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In this sentence:

彼女はお姉さん着るのと同じ種類の服着る。

She wears the same variety of clothes as her sister wears.

Why is the が particle used to mark the sister as the subject, when the one doing the action of wearing を着る is 彼女?


If my understanding is correct, the が particle always without exception marks the noun (the subject) that is doing or being something:

走る The dog is running (doing)

赤い The flower is red (being)

I also understand that the subject doing the action can be implied and not included (zero pronouns).

The zero pronoun Ø takes the equivalent of "it", "I", "she", "he" etc. which is included in English but omitted in Japanese.

The は particle is the topic and does not indicate the noun that is doing or being (the job が already does).

私は (Ø) 日本人です。

As for me, (I) am Japanese. (Øが means "I")

Ordering food in a restaurant:

彼は (Ø) 天ぷらです。

As for him (it) is Tempura. (not he is a Tempura) (Øが means "it")

If I am misunderstanding this concept please correct me.


But in the first sentence above I am not confident when applying these concepts.

彼女は (Øが)姉さん着るのと同じ種類の服着る。

As for her (she Ø) wears the same type of clothes her sister wears.

My questions are:

  1. Am I correct in putting (Øが) in the sentence? Does (Øが)mean 彼女が in this case? And does 彼女が indicate that she is doing the action of wearing 着る?
  2. Is the second が in 姉さん着る used to indicate that her sister is doing the action of wearing her own clothes? Would this be a second が different from this first invisible が?
  3. But if 着る is a transitive verb, why is this second が used instead of を? お姉さん着るのと同じ種類の服 Edit: disregard this question.
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    Why would the sister be the object of 着る? お姉ちゃん着る服 would mean "the clothes that wear her sister" instead of "the clothes that her sister wears"... – Ben Roffey Mar 21 '18 at 14:18
  • This sounds like the explanation of は versus が described in Jay Rubin's book Making Sense of Japanese. He uses the idea of the "zero" pronoun to help explain a Japanese grammar concept that does not exist in English. I doubt actual Japanese speakers think of the above sentence as having an unstated subject that should be marked with が. – G-Cam Mar 21 '18 at 15:30
  • @G-Cam I think it's because he doesn't know that が is not neutral for a subject in a sentence (instead of a clause) that he thinks that way. – user4092 Mar 21 '18 at 19:35
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It's not a good idea to assume there is always ~が (explicit or implicit) along with ~は in Japanese sentences. 私は私が日本人です is plain "ungrammatical" rather than "redundant" or "wordy". Japanese people don't interpret Japanese sentences in that way. If your first language is English, imagining an implicit ~が may help you better understand certain sentences like 私は天ぷらです, but that's nothing more than that.

Am I correct in putting (Øが) in the sentence? Does (Øが)mean 彼女が in this case?

If you put 彼女が in that place, the sentence would look awfully wrong. This sentence is complete as-is.

Is the second が in 姉さんが着る used to indicate that her sister is doing the action of wearing her own clothes? Would this be a second が different from this first invisible が?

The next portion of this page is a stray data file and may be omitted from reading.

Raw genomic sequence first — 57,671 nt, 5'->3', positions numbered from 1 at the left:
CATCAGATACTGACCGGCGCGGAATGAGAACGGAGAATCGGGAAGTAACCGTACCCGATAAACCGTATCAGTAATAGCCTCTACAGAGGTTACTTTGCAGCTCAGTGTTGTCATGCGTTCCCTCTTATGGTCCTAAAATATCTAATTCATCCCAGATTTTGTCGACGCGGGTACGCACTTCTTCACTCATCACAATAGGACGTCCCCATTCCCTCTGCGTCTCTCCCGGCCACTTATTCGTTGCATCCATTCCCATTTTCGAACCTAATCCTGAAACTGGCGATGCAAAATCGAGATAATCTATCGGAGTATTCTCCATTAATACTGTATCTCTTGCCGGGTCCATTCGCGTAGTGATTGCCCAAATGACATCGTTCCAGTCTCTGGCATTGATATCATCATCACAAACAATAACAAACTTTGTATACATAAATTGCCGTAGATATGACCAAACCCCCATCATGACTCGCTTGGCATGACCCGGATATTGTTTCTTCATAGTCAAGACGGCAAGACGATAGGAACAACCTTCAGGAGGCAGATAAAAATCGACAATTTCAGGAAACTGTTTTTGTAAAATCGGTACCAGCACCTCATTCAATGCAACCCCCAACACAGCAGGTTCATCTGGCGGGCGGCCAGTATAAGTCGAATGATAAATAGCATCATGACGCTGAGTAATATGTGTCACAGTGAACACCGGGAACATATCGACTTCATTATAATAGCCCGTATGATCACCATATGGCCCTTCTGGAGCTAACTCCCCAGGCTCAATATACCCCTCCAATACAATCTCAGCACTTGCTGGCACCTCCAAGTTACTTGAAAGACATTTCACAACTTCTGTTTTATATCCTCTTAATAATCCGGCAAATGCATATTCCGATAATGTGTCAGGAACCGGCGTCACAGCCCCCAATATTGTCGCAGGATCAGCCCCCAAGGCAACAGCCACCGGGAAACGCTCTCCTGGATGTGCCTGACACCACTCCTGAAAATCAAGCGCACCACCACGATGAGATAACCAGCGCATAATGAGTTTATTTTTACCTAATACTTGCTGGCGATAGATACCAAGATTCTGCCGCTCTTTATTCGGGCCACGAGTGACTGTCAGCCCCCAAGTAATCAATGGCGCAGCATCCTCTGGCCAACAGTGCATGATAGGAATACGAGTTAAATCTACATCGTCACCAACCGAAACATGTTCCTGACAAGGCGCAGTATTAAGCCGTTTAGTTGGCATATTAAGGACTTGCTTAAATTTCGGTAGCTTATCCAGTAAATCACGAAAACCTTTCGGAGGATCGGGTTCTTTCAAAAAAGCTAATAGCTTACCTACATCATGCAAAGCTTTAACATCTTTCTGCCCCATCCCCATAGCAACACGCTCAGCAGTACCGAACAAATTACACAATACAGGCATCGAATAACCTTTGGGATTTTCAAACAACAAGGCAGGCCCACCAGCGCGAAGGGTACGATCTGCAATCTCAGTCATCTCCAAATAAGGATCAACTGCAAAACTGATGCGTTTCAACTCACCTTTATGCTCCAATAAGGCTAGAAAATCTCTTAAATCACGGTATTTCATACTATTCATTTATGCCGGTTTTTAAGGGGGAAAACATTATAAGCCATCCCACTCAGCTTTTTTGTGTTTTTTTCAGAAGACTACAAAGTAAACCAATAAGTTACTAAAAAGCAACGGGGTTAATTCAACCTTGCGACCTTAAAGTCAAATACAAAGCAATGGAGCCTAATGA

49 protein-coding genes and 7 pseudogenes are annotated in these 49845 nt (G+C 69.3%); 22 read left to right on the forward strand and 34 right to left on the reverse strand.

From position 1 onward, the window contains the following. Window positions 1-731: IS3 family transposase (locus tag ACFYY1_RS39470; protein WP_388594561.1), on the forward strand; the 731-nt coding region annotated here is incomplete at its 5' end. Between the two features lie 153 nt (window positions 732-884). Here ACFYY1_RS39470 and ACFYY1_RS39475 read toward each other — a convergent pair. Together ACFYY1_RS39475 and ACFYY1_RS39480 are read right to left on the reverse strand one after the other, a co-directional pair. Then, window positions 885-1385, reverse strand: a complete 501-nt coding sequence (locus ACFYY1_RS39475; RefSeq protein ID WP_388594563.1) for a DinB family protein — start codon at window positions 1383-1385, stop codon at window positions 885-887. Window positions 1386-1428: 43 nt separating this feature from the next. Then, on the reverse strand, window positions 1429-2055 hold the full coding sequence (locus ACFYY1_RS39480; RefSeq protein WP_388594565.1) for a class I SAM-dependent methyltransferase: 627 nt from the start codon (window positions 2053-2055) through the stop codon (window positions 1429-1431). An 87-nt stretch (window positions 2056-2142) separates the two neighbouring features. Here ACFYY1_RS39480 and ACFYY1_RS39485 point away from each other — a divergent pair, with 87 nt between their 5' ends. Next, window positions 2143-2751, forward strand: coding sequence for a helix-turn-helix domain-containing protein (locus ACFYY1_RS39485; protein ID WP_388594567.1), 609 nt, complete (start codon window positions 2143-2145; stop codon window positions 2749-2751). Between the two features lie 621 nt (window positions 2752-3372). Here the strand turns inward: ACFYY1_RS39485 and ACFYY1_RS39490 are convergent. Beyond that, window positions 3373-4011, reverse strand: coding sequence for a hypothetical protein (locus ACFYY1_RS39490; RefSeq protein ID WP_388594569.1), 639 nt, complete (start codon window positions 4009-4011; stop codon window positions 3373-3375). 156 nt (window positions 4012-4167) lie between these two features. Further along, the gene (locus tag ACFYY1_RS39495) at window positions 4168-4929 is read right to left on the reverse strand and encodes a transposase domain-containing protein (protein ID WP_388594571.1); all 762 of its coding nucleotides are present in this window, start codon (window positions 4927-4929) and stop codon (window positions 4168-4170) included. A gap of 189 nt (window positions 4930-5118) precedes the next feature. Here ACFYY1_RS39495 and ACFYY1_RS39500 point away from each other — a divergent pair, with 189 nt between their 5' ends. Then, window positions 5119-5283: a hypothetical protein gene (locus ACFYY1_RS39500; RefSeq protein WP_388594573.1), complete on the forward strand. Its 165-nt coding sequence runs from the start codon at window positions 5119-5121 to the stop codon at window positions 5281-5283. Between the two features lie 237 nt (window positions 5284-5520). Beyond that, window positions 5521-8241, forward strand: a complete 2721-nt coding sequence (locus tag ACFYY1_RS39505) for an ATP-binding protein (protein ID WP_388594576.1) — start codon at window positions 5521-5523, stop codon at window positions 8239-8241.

Yes, this が after 姉さん is a plain subject marker in a relative clause. I would say there is no such thing as "first invisible が" in the first place.

if 着る is a transitive verb, why is this second が used instead of を?

Because が marks the subject of 着る (i.e., who wears), を marks the object of 着る (i.e., what to wear). 姉さんを着る means "wear her sister" rather than "her sister wears".

In case you you did not know relative clauses, please learn them first. 姉さんが着るの is "ones her sister wears". ~と同じ種類 is "the same kind as ~".

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お姉さんが着るの is a noun phrase where の is been using as a pronoun. The sister is the subject of this noun phrase and is marked with が. As in English, a sentence in Japanese can have more than one subject. Consider:

I like the same clothes that my sister likes.

"I" is the subject here and "the same clothes that my sister likes" is the object. However, the object of this sentence isn't a simple noun; it's a noun phrase which also contains a subject (my sister).

In the Japanese sentence:

彼女はお姉さんが着るのと同じ種類の服を着る。

I think you're overthinking the "absent subject" concept. Subjects in Japanese are often marked with は; it's just that the element marked with は isn't always the subject. In other words, the topic can be the same as the subject, or not. In this case, it is.

お姉さんが着るの

This means "the ones that (her) elder sister wears".

お姉さんが着るのと同じ種類の服

This means "the same type of clothes that her elder sister wears" (or more literally, "the same type of clothes as the ones that her elder sister wears"). It could be the answer to the question 彼女はどんな服を着る? The key here is to understand that you have a noun phrase with another noun phrase embedded in it. (This is a relatively complex sentence!) The clothing that 彼女 wears is the clothing represented by this noun phrase. Compare:

彼女は鮮やかな服を着る.

The structure of this sentence is exactly the same as the original: 彼女は[NP]を着る.

I hope this makes sense!

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